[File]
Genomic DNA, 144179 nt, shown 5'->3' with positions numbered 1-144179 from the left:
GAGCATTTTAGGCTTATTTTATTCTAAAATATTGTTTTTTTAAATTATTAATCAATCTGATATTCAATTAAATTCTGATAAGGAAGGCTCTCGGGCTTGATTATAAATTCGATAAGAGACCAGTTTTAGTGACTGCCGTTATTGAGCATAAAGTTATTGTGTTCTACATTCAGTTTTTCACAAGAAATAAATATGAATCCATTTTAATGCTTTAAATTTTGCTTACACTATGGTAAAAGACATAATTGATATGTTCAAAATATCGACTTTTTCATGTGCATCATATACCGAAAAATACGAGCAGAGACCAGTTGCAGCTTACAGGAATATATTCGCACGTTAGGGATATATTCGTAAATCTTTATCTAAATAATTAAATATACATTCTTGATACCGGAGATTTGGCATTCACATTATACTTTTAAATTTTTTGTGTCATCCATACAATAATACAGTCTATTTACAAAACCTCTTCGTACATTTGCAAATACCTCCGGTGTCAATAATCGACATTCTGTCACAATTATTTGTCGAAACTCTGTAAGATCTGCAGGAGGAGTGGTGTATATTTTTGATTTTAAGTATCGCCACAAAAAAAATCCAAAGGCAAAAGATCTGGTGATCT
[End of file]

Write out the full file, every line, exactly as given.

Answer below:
Genomic DNA, 144179 nt, shown 5'->3' with positions numbered 1-144179 from the left:
GAGCATTTTAGGCTTATTTTATTCTAAAATATTGTTTTTTTAAATTATTAATCAATCTGATATTCAATTAAATTCTGATAAGGAAGGCTCTCGGGCTTGATTATAAATTCGATAAGAGACCAGTTTTAGTGACTGCCGTTATTGAGCATAAAGTTATTGTGTTCTACATTCAGTTTTTCACAAGAAATAAATATGAATCCATTTTAATGCTTTAAATTTTGCTTACACTATGGTAAAAGACATAATTGATATGTTCAAAATATCGACTTTTTCATGTGCATCATATACCGAAAAATACGAGCAGAGACCAGTTGCAGCTTACAGGAATATATTCGCACGTTAGGGATATATTCGTAAATCTTTATCTAAATAATTAAATATACATTCTTGATACCGGAGATTTGGCATTCACATTATACTTTTAAATTTTTTGTGTCATCCATACAATAATACAGTCTATTTACAAAACCTCTTCGTACATTTGCAAATACCTCCGGTGTCAATAATCGACATTCTGTCACAATTATTTGTCGAAACTCTGTAAGATCTGCAGGAGGAGTGGTGTATATTTTTGATTTTAAGTATCGCCACAAAAAAAATCCAAAGGCAAAAGATCTGGTGATCT